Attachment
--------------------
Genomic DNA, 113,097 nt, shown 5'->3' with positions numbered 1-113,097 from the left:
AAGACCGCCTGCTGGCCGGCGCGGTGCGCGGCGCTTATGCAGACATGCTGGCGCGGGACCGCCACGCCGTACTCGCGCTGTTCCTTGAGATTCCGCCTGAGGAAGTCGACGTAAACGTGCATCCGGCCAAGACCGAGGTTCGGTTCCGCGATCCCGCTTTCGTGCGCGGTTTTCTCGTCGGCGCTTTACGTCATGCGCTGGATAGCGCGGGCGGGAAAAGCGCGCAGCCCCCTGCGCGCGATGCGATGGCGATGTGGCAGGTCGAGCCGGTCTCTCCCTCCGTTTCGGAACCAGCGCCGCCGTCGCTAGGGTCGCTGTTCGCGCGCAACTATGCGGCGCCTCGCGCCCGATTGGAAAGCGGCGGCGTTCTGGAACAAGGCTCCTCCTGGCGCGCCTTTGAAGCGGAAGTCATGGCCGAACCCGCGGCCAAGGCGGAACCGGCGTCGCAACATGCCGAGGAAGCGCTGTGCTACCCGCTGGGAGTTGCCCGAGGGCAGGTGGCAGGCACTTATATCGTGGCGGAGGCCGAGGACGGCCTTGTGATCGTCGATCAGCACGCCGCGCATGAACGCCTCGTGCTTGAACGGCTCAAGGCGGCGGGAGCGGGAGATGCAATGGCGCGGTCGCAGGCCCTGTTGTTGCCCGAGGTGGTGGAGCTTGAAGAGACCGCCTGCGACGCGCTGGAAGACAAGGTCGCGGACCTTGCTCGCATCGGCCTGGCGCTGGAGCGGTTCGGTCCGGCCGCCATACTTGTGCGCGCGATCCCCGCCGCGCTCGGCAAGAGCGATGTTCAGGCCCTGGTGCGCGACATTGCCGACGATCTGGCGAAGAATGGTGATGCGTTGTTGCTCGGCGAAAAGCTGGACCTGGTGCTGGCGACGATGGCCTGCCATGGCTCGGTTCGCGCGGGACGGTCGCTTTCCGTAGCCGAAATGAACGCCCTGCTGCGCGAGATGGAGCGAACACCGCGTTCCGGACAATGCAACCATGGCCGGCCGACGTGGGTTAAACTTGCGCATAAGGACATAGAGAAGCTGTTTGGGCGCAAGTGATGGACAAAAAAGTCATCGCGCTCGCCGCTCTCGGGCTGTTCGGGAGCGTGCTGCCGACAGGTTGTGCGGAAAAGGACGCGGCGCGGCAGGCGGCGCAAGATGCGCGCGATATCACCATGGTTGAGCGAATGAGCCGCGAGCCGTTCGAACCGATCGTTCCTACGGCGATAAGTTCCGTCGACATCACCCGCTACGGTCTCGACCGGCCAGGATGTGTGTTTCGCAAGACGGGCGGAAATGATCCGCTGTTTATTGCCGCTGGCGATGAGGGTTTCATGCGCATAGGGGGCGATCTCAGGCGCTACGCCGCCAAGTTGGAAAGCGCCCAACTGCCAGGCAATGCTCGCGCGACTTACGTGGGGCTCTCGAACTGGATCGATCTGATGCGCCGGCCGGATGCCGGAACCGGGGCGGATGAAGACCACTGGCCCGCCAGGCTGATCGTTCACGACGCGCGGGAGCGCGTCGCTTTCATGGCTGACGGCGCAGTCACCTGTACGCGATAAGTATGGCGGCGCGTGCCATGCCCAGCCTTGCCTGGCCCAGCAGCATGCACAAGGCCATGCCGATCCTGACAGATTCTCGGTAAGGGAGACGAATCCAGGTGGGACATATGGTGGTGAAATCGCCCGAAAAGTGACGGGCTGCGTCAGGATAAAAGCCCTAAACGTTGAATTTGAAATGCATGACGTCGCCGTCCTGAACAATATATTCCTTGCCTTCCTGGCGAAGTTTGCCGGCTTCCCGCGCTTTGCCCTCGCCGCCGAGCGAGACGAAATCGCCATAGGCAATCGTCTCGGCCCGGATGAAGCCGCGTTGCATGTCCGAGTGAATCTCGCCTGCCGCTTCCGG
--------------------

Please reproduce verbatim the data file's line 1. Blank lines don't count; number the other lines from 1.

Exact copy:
Genomic DNA, 113,097 nt, shown 5'->3' with positions numbered 1-113,097 from the left: